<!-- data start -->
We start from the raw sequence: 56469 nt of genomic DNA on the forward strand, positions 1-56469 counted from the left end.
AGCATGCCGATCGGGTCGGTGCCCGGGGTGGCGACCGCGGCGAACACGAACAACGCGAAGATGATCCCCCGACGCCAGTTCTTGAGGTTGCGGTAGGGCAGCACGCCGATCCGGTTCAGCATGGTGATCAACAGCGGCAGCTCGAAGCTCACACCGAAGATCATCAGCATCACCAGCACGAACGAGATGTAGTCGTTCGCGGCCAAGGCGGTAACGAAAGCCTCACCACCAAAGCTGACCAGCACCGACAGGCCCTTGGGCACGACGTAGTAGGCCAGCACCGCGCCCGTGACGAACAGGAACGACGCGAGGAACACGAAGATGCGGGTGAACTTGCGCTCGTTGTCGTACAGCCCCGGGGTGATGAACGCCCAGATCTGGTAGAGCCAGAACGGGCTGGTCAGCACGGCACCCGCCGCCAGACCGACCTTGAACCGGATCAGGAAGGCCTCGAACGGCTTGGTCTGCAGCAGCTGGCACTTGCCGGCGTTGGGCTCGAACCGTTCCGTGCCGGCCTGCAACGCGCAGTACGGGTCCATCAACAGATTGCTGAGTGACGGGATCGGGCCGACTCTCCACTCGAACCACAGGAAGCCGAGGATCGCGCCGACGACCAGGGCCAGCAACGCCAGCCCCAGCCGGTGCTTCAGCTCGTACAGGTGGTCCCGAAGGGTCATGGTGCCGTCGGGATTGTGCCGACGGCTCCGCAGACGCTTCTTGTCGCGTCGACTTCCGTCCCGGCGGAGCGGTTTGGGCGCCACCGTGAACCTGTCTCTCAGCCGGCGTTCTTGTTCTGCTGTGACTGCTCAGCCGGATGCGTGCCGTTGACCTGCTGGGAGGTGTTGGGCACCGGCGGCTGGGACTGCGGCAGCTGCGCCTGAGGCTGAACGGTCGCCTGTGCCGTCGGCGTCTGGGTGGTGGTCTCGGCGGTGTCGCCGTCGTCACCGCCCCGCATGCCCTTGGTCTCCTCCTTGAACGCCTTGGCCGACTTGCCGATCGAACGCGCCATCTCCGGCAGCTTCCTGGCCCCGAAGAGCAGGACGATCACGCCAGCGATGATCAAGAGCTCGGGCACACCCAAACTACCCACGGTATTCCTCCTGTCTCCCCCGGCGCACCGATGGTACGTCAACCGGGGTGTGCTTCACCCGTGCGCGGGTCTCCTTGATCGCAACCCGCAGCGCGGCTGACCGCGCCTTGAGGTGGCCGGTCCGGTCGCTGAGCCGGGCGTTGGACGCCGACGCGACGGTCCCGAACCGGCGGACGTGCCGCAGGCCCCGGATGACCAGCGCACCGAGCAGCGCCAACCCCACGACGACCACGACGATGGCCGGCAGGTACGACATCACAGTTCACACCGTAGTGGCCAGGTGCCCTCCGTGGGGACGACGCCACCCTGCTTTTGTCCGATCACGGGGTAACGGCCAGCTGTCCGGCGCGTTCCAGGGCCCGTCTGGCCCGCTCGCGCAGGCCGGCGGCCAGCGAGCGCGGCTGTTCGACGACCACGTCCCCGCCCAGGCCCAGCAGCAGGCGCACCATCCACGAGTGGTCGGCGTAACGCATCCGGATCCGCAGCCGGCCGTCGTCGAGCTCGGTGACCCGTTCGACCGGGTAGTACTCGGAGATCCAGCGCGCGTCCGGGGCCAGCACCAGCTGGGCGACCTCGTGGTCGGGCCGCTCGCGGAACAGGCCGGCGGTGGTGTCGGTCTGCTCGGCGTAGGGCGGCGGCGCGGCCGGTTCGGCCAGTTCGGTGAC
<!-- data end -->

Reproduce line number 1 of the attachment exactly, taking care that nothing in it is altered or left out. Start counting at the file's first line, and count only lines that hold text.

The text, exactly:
We start from the raw sequence: 56469 nt of genomic DNA on the forward strand, positions 1-56469 counted from the left end.